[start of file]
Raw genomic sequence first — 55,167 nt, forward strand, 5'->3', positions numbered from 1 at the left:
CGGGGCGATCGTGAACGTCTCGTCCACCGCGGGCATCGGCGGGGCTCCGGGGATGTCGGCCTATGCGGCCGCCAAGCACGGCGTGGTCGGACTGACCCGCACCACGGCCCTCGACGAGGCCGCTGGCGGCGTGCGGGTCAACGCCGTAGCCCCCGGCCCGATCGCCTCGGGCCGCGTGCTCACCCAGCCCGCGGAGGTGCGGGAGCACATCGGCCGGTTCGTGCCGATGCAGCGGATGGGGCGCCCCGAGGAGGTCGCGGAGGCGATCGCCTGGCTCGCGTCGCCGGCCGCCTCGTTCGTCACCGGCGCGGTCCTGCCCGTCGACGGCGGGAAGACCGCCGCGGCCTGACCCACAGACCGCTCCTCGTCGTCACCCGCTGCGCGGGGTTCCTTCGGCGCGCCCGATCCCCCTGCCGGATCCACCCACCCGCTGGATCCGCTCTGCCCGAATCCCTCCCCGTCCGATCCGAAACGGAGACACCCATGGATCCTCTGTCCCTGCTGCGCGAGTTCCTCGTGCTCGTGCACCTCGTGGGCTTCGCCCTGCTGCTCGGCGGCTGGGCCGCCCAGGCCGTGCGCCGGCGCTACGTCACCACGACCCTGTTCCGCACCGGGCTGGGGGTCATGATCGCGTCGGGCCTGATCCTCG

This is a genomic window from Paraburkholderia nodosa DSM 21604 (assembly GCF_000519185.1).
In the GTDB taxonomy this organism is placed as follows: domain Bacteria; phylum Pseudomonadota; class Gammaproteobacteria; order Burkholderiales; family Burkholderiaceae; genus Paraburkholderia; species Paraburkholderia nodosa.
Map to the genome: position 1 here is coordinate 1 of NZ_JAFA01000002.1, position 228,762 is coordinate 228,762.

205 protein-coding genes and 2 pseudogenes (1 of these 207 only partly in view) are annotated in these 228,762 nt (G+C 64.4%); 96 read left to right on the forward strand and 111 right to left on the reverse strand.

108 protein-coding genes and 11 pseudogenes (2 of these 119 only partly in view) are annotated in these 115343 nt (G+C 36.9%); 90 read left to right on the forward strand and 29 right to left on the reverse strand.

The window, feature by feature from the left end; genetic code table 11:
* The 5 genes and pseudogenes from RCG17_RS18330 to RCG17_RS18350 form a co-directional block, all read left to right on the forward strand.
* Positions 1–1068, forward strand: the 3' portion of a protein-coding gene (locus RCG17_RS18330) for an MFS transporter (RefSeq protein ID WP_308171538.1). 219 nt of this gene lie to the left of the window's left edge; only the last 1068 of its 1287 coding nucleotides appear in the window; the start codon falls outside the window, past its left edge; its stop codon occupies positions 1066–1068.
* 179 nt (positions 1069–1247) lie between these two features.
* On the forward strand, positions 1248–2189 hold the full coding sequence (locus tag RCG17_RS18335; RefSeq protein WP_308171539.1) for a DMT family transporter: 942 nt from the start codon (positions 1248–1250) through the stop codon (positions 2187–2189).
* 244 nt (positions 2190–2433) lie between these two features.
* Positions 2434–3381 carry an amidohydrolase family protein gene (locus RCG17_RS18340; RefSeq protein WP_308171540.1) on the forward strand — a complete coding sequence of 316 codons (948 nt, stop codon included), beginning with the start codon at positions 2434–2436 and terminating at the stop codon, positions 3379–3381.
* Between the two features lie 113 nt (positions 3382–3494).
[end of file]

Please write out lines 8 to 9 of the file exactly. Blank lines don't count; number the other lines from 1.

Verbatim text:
The window, feature by feature from the left end; genetic code table 11:
* The 5 genes and pseudogenes from RCG17_RS18330 to RCG17_RS18350 form a co-directional block, all read left to right on the forward strand.